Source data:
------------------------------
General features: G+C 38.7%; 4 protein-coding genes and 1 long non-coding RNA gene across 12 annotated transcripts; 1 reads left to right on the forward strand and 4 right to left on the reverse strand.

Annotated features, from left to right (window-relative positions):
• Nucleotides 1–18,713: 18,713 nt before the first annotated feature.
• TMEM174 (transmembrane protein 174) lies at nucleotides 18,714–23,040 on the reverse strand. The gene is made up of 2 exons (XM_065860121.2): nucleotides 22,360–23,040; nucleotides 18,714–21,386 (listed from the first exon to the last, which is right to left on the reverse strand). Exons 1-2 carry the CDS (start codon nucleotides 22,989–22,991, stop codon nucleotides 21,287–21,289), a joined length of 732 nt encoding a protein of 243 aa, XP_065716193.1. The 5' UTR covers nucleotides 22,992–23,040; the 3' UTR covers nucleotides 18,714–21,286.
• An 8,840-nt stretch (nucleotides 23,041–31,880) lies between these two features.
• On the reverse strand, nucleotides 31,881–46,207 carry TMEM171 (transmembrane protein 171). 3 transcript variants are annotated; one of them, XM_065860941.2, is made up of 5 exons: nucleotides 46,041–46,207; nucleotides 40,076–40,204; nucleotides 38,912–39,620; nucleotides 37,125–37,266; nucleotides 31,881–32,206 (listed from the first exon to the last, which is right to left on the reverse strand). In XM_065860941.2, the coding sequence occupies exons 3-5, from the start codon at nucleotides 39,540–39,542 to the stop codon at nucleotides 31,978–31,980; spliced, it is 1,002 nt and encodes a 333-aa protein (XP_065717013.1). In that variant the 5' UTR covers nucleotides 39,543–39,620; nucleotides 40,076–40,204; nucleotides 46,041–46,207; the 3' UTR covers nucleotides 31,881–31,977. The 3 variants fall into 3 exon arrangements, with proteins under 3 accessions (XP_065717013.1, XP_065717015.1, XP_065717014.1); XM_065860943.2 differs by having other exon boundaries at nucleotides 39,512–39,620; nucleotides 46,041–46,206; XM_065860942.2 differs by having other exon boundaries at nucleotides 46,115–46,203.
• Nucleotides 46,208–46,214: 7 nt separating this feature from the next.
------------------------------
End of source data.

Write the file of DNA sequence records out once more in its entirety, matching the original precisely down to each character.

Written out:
General features: G+C 38.7%; 4 protein-coding genes and 1 long non-coding RNA gene across 12 annotated transcripts; 1 reads left to right on the forward strand and 4 right to left on the reverse strand.

Annotated features, from left to right (window-relative positions):
• Nucleotides 1–18,713: 18,713 nt before the first annotated feature.
• TMEM174 (transmembrane protein 174) lies at nucleotides 18,714–23,040 on the reverse strand. The gene is made up of 2 exons (XM_065860121.2): nucleotides 22,360–23,040; nucleotides 18,714–21,386 (listed from the first exon to the last, which is right to left on the reverse strand). Exons 1-2 carry the CDS (start codon nucleotides 22,989–22,991, stop codon nucleotides 21,287–21,289), a joined length of 732 nt encoding a protein of 243 aa, XP_065716193.1. The 5' UTR covers nucleotides 22,992–23,040; the 3' UTR covers nucleotides 18,714–21,286.
• An 8,840-nt stretch (nucleotides 23,041–31,880) lies between these two features.
• On the reverse strand, nucleotides 31,881–46,207 carry TMEM171 (transmembrane protein 171). 3 transcript variants are annotated; one of them, XM_065860941.2, is made up of 5 exons: nucleotides 46,041–46,207; nucleotides 40,076–40,204; nucleotides 38,912–39,620; nucleotides 37,125–37,266; nucleotides 31,881–32,206 (listed from the first exon to the last, which is right to left on the reverse strand). In XM_065860941.2, the coding sequence occupies exons 3-5, from the start codon at nucleotides 39,540–39,542 to the stop codon at nucleotides 31,978–31,980; spliced, it is 1,002 nt and encodes a 333-aa protein (XP_065717013.1). In that variant the 5' UTR covers nucleotides 39,543–39,620; nucleotides 40,076–40,204; nucleotides 46,041–46,207; the 3' UTR covers nucleotides 31,881–31,977. The 3 variants fall into 3 exon arrangements, with proteins under 3 accessions (XP_065717013.1, XP_065717015.1, XP_065717014.1); XM_065860943.2 differs by having other exon boundaries at nucleotides 39,512–39,620; nucleotides 46,041–46,206; XM_065860942.2 differs by having other exon boundaries at nucleotides 46,115–46,203.
• Nucleotides 46,208–46,214: 7 nt separating this feature from the next.